DAVID BOWIE: I think it’s wise to say ‘never say never’, but I’m very happy as a performer doing what I’m doing at the moment. It’s never been so clean and so unencumbered with anything. It’s just a very simple performance in that way: I’m up with there with my really, really, great, strong band and we’re just interpreting my songs that I’ve done over the last thirty-five years. But I love writing little theatrical things and I can see it in the future as something I might want to do. Whether I’d be in it or not, I don’t know, these days, maybe not.

Demetrius Romeo: David Bowie has had an acting career running parallel to his music career. But, he says, the acting doesn’t seem as important these days.

DAVID BOWIE: I’d love to be a movie star, you know, and have my name on posters and photographs forty foot high and all that. But you’ve got to work so hard at it, the acting and all that you gotta do. And that really takes up time and I don’t think I’ve got a commitment to it, really. It’s great being offered little cameos now, which is generally what I have always been offered. I’ve had a couple of larger roles. But I don’t think I’m serious enough about it, and quite rightly, that’s why I’m not offered a huge amount of stuff to do because it’s not my profession, and it’s just wonderful if somebody like a Scorsese says, ‘do you want to wander on and do Pontius Pilate for five minutes?’ ‘Yes, smashing, what a crack that’ll be just to do that!’ I still choose anything that I do on the strength of the director. If it’s somebody that I really admire, or it’s a new guy and I think, ‘he really looks like he’d be interesting to work with’, I generally go on that. But Russell can sleep safely…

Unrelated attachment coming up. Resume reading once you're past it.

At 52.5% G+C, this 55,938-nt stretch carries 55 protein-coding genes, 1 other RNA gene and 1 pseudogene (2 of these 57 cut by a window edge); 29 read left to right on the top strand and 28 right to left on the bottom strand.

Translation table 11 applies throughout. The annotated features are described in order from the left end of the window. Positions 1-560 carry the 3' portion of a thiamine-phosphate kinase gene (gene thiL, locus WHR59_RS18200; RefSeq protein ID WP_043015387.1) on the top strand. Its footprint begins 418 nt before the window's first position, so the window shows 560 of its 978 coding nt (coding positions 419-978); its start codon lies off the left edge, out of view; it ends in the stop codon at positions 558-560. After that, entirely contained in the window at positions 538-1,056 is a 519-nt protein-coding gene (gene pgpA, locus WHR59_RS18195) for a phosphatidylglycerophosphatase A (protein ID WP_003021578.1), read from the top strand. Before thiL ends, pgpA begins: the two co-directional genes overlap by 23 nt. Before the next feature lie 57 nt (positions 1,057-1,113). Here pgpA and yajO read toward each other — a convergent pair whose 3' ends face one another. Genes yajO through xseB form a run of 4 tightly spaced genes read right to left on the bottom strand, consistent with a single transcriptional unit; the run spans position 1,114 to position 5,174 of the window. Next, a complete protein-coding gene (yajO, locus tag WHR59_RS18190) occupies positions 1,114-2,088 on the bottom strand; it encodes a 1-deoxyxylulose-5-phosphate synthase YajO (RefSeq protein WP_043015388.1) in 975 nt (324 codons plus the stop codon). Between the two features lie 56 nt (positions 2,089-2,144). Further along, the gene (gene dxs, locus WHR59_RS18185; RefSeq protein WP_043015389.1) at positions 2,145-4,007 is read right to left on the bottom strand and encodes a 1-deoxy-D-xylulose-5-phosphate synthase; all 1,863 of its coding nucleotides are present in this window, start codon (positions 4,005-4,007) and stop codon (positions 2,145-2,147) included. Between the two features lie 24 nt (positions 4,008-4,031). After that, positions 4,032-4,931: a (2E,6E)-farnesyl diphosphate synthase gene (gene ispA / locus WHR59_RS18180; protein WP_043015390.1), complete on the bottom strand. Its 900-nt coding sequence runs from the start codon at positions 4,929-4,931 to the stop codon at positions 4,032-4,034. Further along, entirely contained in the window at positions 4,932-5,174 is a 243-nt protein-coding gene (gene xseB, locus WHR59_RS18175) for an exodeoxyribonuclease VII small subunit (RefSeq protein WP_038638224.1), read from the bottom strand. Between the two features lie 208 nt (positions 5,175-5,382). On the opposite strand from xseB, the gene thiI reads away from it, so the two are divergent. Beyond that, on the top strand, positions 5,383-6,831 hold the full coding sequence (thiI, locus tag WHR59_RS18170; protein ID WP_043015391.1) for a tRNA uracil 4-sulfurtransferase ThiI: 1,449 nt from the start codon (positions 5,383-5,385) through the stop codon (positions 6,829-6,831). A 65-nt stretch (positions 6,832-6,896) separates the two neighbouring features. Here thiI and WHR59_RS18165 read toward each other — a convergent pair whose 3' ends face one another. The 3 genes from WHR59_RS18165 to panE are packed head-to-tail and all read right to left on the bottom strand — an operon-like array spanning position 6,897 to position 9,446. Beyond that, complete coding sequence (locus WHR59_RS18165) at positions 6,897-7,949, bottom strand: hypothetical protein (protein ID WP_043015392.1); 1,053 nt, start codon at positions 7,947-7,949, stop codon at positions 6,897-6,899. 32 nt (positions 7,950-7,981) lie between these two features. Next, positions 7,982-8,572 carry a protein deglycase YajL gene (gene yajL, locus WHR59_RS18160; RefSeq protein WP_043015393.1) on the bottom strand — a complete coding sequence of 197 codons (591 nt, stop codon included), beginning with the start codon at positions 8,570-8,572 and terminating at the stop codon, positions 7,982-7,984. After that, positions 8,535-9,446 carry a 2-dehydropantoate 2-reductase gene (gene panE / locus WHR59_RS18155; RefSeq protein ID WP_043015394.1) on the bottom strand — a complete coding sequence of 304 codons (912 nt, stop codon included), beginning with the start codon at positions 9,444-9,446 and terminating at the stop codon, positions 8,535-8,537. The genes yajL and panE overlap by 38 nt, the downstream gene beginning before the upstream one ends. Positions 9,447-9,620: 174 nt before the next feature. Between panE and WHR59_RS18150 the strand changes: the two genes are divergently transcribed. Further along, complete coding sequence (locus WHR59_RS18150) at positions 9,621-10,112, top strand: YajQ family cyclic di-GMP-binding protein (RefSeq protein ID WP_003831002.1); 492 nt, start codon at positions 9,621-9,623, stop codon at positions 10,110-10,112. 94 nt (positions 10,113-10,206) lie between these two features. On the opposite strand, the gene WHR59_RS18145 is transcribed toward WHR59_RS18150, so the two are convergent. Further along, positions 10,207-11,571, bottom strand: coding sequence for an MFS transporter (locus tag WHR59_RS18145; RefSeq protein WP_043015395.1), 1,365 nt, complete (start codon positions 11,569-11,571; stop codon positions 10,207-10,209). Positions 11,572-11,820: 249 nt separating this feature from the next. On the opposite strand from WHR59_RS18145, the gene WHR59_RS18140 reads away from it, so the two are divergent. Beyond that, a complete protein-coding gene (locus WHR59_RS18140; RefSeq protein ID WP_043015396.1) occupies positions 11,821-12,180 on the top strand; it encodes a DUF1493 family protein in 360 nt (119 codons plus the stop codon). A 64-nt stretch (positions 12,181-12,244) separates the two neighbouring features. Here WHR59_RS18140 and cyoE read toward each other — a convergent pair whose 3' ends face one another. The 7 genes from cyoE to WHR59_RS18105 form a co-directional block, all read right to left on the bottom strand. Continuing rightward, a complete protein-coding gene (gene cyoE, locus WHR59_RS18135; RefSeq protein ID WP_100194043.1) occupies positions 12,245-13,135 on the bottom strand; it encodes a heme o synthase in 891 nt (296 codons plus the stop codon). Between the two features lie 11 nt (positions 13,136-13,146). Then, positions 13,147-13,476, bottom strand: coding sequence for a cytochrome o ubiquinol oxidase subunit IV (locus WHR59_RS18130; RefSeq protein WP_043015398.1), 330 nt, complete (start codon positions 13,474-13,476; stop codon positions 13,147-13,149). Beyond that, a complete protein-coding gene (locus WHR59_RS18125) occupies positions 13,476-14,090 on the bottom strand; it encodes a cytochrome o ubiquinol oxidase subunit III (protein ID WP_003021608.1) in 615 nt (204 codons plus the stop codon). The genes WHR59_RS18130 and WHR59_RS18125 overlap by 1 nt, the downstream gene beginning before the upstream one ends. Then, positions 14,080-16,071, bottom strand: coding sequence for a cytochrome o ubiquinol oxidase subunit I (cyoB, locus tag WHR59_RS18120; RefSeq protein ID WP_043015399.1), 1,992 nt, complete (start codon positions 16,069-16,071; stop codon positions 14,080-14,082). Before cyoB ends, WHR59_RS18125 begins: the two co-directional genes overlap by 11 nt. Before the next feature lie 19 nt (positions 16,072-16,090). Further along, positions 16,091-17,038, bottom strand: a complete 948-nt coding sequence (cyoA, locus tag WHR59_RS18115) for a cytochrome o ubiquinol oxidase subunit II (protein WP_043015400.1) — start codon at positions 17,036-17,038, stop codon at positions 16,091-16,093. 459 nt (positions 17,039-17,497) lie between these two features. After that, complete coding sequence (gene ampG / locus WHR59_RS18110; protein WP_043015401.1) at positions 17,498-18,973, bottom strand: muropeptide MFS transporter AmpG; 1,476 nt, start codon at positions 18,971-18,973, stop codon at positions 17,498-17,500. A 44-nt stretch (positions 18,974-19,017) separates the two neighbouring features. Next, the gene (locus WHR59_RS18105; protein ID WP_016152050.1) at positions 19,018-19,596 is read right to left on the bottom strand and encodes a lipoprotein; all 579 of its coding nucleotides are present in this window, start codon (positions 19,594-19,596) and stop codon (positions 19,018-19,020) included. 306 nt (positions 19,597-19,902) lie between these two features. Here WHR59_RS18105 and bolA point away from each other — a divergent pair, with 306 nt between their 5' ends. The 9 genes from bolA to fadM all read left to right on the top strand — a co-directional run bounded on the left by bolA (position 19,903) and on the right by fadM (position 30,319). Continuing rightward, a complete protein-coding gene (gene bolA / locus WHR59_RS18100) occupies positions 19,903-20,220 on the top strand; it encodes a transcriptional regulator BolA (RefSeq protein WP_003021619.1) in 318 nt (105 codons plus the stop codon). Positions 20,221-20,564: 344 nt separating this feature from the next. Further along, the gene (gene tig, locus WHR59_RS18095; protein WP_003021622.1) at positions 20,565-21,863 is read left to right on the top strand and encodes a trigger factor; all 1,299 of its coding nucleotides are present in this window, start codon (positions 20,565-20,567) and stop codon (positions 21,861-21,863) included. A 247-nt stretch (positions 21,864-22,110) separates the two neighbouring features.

Demetrius Romeo: One place David Bowie does continue to engage in role-playing is in the performance of other people’s songs. Throughout his career, Bowie has frequently recorded cover versions, and there are three on the tour version of his current CD, Reality. One of them turns out to be an inadvertent tribute to George Harrison, ‘Try Some, Buy Some’.

Music: ‘Try Some, Buy Some’ - David Bowie

DAVID BOWIE: Ironically, I didn’t know it was a George Harrison song. Well, I must have known, but it never went in. For me it was the Ronnie Spector single that came out in 1974. And I knew it was the last – I think it was the last – single released by Apple Records at that particular time before it folded. It was just a phenomenal single. It didn’t do anything because I think Apple had run out of money, so they couldn’t promote it. Sounds like 2004, doesn’t it! I truly love the single; I thought it was just a wonderful piece of work. It was only when I was writing out all the data for the album cover that I recognised it as a George Harrison song. Course it is! It rather poignantly became an homage to George without actually trying… oh, you know what I mean.

Music: ‘Try Some, Buy Some’ - David Bowie